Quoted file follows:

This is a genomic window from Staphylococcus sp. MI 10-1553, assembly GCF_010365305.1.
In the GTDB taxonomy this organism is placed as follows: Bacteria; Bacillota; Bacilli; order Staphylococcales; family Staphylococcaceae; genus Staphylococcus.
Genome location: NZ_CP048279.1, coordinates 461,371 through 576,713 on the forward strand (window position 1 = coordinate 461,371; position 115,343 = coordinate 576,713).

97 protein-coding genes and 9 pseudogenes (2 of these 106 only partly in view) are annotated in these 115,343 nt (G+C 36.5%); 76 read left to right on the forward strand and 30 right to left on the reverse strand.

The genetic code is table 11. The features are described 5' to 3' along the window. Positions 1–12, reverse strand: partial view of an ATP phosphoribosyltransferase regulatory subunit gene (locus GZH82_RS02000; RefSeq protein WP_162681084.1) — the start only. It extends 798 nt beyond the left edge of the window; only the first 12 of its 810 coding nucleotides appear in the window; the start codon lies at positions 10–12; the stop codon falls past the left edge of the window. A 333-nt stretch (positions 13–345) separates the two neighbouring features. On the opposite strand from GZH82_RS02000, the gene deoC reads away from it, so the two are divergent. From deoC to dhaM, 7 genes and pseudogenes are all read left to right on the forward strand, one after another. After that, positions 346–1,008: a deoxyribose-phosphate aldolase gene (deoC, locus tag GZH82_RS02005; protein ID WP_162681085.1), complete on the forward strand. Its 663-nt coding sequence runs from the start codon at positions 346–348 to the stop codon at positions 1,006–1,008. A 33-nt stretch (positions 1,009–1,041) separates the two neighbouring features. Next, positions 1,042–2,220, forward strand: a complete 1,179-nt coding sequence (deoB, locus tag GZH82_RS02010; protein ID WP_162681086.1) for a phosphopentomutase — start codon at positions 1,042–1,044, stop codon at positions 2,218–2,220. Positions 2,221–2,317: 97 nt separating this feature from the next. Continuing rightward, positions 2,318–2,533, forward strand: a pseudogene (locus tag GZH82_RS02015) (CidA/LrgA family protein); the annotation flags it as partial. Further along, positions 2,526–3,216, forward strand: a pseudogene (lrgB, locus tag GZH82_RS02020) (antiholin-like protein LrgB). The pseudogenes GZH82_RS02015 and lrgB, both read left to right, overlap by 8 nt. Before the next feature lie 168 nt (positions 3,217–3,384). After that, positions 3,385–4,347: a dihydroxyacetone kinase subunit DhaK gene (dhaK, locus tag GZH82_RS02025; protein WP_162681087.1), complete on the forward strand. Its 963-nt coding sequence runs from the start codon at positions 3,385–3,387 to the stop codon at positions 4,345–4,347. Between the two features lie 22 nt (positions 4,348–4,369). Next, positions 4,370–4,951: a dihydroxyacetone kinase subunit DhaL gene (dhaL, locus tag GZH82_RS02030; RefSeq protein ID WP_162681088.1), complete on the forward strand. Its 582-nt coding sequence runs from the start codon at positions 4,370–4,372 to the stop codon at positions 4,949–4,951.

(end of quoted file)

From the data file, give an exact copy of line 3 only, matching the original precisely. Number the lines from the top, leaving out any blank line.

Genome location: NZ_CP048279.1, coordinates 461,371 through 576,713 on the forward strand (window position 1 = coordinate 461,371; position 115,343 = coordinate 576,713).